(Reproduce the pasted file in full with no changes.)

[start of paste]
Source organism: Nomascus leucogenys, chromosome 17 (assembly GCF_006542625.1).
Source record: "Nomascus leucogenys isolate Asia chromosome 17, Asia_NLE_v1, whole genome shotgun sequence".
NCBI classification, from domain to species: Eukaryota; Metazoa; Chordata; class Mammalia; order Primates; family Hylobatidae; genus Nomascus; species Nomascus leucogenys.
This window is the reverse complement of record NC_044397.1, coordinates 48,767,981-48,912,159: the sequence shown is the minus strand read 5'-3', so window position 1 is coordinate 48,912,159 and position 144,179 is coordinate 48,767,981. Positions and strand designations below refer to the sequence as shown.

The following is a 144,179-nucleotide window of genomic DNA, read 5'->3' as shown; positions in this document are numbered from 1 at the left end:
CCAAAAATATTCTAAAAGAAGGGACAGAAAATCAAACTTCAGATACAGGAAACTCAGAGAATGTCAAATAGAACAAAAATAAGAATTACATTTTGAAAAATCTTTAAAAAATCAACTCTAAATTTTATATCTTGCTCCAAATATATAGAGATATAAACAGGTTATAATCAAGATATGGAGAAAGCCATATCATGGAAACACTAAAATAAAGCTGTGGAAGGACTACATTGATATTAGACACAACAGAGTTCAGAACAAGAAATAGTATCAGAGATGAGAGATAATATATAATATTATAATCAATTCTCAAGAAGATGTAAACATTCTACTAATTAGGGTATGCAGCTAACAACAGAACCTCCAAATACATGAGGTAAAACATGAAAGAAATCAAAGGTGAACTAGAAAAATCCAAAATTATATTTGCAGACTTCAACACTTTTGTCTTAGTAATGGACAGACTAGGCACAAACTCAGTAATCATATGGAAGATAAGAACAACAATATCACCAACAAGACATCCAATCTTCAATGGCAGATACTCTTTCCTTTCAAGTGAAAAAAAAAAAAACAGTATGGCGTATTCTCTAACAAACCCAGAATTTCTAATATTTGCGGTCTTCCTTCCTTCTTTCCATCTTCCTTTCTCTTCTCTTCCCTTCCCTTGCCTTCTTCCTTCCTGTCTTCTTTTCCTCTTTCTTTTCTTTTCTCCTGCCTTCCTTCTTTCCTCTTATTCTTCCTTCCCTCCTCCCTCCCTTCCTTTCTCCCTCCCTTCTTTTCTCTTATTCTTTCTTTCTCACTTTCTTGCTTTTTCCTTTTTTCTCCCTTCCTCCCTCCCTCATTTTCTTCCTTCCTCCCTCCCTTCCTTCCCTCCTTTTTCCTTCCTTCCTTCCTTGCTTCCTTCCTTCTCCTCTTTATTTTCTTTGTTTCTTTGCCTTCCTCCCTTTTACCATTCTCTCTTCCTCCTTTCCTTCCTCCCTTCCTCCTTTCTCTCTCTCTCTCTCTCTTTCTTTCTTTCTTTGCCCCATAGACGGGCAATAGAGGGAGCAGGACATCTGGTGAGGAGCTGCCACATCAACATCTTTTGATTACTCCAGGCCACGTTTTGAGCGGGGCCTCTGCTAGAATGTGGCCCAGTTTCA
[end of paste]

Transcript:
Source organism: Nomascus leucogenys, chromosome 17 (assembly GCF_006542625.1).
Source record: "Nomascus leucogenys isolate Asia chromosome 17, Asia_NLE_v1, whole genome shotgun sequence".
NCBI classification, from domain to species: Eukaryota; Metazoa; Chordata; class Mammalia; order Primates; family Hylobatidae; genus Nomascus; species Nomascus leucogenys.
This window is the reverse complement of record NC_044397.1, coordinates 48,767,981-48,912,159: the sequence shown is the minus strand read 5'-3', so window position 1 is coordinate 48,912,159 and position 144,179 is coordinate 48,767,981. Positions and strand designations below refer to the sequence as shown.

The following is a 144,179-nucleotide window of genomic DNA, read 5'->3' as shown; positions in this document are numbered from 1 at the left end:
CCAAAAATATTCTAAAAGAAGGGACAGAAAATCAAACTTCAGATACAGGAAACTCAGAGAATGTCAAATAGAACAAAAATAAGAATTACATTTTGAAAAATCTTTAAAAAATCAACTCTAAATTTTATATCTTGCTCCAAATATATAGAGATATAAACAGGTTATAATCAAGATATGGAGAAAGCCATATCATGGAAACACTAAAATAAAGCTGTGGAAGGACTACATTGATATTAGACACAACAGAGTTCAGAACAAGAAATAGTATCAGAGATGAGAGATAATATATAATATTATAATCAATTCTCAAGAAGATGTAAACATTCTACTAATTAGGGTATGCAGCTAACAACAGAACCTCCAAATACATGAGGTAAAACATGAAAGAAATCAAAGGTGAACTAGAAAAATCCAAAATTATATTTGCAGACTTCAACACTTTTGTCTTAGTAATGGACAGACTAGGCACAAACTCAGTAATCATATGGAAGATAAGAACAACAATATCACCAACAAGACATCCAATCTTCAATGGCAGATACTCTTTCCTTTCAAGTGAAAAAAAAAAAAACAGTATGGCGTATTCTCTAACAAACCCAGAATTTCTAATATTTGCGGTCTTCCTTCCTTCTTTCCATCTTCCTTTCTCTTCTCTTCCCTTCCCTTGCCTTCTTCCTTCCTGTCTTCTTTTCCTCTTTCTTTTCTTTTCTCCTGCCTTCCTTCTTTCCTCTTATTCTTCCTTCCCTCCTCCCTCCCTTCCTTTCTCCCTCCCTTCTTTTCTCTTATTCTTTCTTTCTCACTTTCTTGCTTTTTCCTTTTTTCTCCCTTCCTCCCTCCCTCATTTTCTTCCTTCCTCCCTCCCTTCCTTCCCTCCTTTTTCCTTCCTTCCTTCCTTGCTTCCTTCCTTCTCCTCTTTATTTTCTTTGTTTCTTTGCCTTCCTCCCTTTTACCATTCTCTCTTCCTCCTTTCCTTCCTCCCTTCCTCCTTTCTCTCTCTCTCTCTCTCTTTCTTTCTTTCTTTGCCCCATAGACGGGCAATAGAGGGAGCAGGACATCTGGTGAGGAGCTGCCACATCAACATCTTTTGATTACTCCAGGCCACGTTTTGAGCGGGGCCTCTGCTAGAATGTGGCCCAGTTTCA